Weekly 5: Strategies for filling out the NCAA ‘March Madness’ bracket


Millions of Americans around the country will be participating in this year’s NCAA “March Madness” basketball bracket tournament. With prize money, recognition and bragging rights on the line, some students put a lot of time and thought into filling out their bracket. With over 9.2 quintillion possible brackets, the odds of a person picking a perfect bracket are low but possible. To help with one of the most crucial decisions one to be made this month, here are five strategies students use when it comes time to fill out their bracket.

1. Pick your seeds wisely

This might seem obvious to some, but there is a point in the logic of picking according to seed numbers. There are several bracket combinations one can create solely based on this theory, and people have their own reason for picking the seeds they do. Some students won’t pick a team below a sixth seed to go into the sweet sixteen while others will pick ninth seeds over eighth seeds to win (Fact: ninth seeds have won over half their games vs. eighth seeds).

Tyler Orton, a psychology student from Houston, Texas, explained his logic behind this strategy.

“I won’t pick anyone below a sixth seed to go into the final four because, strategically speaking, it’s impossible. The lowest seed to ever win was an eighth seed.”

2. Go presidential

Whether you agree or disagree with President Obama and his policies, in past years the president has managed to surprise the country with some of his picks. Back in 2009, President Obama correctly chose North Carolina. However, in 2012 the President — right along with the rest of the country — picked Missouri for the Final Four.

One could just pick the president’s bracket and see how well it does. Adding a little politics into sports can be exciting and bring a little more competition into the bracket, if there isn’t one already.

3. Let the mascots decide

We’ve seen the “Epic Rap Battle” videos on YouTube and asked ourselves what two historical or fictional figures would win in a fight (Gandalf or Dumbledore, anyone?). Here is the chance to do something similar but with college mascots.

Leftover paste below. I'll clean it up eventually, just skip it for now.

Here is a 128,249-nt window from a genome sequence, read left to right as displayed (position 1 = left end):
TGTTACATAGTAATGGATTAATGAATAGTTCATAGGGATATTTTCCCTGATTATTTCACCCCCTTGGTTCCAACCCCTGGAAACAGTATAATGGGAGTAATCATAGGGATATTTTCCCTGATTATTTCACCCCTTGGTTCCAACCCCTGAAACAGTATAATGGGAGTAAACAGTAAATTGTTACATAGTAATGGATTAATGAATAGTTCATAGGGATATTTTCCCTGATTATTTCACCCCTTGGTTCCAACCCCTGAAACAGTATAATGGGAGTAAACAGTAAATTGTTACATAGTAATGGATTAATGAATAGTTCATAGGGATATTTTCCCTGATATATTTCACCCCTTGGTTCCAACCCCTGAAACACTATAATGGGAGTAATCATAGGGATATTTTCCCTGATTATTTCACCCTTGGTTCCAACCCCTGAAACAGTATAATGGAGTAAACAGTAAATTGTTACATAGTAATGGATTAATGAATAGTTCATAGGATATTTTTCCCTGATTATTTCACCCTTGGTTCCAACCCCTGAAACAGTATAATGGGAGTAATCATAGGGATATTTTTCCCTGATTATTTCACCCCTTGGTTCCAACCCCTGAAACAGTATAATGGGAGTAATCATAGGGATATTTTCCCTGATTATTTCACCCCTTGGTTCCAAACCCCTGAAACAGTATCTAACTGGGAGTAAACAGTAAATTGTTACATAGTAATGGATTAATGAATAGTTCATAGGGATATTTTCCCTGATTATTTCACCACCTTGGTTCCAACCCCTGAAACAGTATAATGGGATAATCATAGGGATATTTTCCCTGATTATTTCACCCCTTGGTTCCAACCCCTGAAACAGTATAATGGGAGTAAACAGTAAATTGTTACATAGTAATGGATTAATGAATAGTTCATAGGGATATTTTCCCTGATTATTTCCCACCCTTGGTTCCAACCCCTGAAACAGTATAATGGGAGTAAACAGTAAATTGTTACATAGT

When it comes to filling out her bracket, Alexandra Butler, a chemical engineering major from Gilbert, Ariz., enjoys putting this strategy to use.

“I don’t always get it right, but it’s fun to come up with all these random scenarios on who would win solely based on mascots,” Butler said. “Things can get pretty creative in some scenarios.”

This strategy, however, requires some studying and creativity, because few people know what some mascots, like a Billikens, are, but it adds a fun spin to the selection process.

4. Trust past statistics

Analyzing past performances on seeds and teams can work well for picking a winning bracket if you are willing to put a lot of time into researching past statistics.

Bronte Sam, an exercise science major from Provo, takes time and bases her decisions on previous observations and statistics she’s found.

“In the first round I always pick the highest seed to win,” Sam said. “I’ve never seen an upset in the first round, and for my Final Four I usually pick at least one number-one seed to win.”

In this strategy, history can be the greatest teacher and lead you closer to the perfect bracket.

5. Go with your gut

Forget all the research, the seeds, the countless hours of arguing with friends, and go with your gut feeling. You may end up with some weird selections that will surprise others. But no one knows how the games will turn out, and so your guess is as good as anybody else’s.

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